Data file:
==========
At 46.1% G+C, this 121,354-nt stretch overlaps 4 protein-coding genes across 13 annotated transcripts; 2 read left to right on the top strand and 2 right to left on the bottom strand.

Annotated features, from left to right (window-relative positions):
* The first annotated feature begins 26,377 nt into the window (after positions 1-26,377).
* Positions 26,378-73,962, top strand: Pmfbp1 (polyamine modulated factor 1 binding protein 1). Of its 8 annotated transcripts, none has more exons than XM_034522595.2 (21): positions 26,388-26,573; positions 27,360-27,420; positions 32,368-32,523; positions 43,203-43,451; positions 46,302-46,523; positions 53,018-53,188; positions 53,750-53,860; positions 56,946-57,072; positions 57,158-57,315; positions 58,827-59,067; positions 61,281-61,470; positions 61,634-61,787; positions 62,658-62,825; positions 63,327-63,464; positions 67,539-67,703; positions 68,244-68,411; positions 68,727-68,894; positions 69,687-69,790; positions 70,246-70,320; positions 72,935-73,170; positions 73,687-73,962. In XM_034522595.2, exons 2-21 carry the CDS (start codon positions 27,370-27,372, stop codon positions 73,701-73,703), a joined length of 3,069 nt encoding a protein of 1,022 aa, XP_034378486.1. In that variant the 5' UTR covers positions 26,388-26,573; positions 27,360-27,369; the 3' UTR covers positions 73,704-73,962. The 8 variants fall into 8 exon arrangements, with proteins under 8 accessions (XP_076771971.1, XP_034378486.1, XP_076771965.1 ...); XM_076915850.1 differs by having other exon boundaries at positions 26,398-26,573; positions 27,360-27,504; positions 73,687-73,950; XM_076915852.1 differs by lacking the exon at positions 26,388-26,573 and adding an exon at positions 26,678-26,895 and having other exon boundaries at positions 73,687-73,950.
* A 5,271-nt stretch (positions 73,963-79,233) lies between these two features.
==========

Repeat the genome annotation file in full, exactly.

At 46.1% G+C, this 121,354-nt stretch overlaps 4 protein-coding genes across 13 annotated transcripts; 2 read left to right on the top strand and 2 right to left on the bottom strand.

Annotated features, from left to right (window-relative positions):
* The first annotated feature begins 26,377 nt into the window (after positions 1-26,377).
* Positions 26,378-73,962, top strand: Pmfbp1 (polyamine modulated factor 1 binding protein 1). Of its 8 annotated transcripts, none has more exons than XM_034522595.2 (21): positions 26,388-26,573; positions 27,360-27,420; positions 32,368-32,523; positions 43,203-43,451; positions 46,302-46,523; positions 53,018-53,188; positions 53,750-53,860; positions 56,946-57,072; positions 57,158-57,315; positions 58,827-59,067; positions 61,281-61,470; positions 61,634-61,787; positions 62,658-62,825; positions 63,327-63,464; positions 67,539-67,703; positions 68,244-68,411; positions 68,727-68,894; positions 69,687-69,790; positions 70,246-70,320; positions 72,935-73,170; positions 73,687-73,962. In XM_034522595.2, exons 2-21 carry the CDS (start codon positions 27,370-27,372, stop codon positions 73,701-73,703), a joined length of 3,069 nt encoding a protein of 1,022 aa, XP_034378486.1. In that variant the 5' UTR covers positions 26,388-26,573; positions 27,360-27,369; the 3' UTR covers positions 73,704-73,962. The 8 variants fall into 8 exon arrangements, with proteins under 8 accessions (XP_076771971.1, XP_034378486.1, XP_076771965.1 ...); XM_076915850.1 differs by having other exon boundaries at positions 26,398-26,573; positions 27,360-27,504; positions 73,687-73,950; XM_076915852.1 differs by lacking the exon at positions 26,388-26,573 and adding an exon at positions 26,678-26,895 and having other exon boundaries at positions 73,687-73,950.
* A 5,271-nt stretch (positions 73,963-79,233) lies between these two features.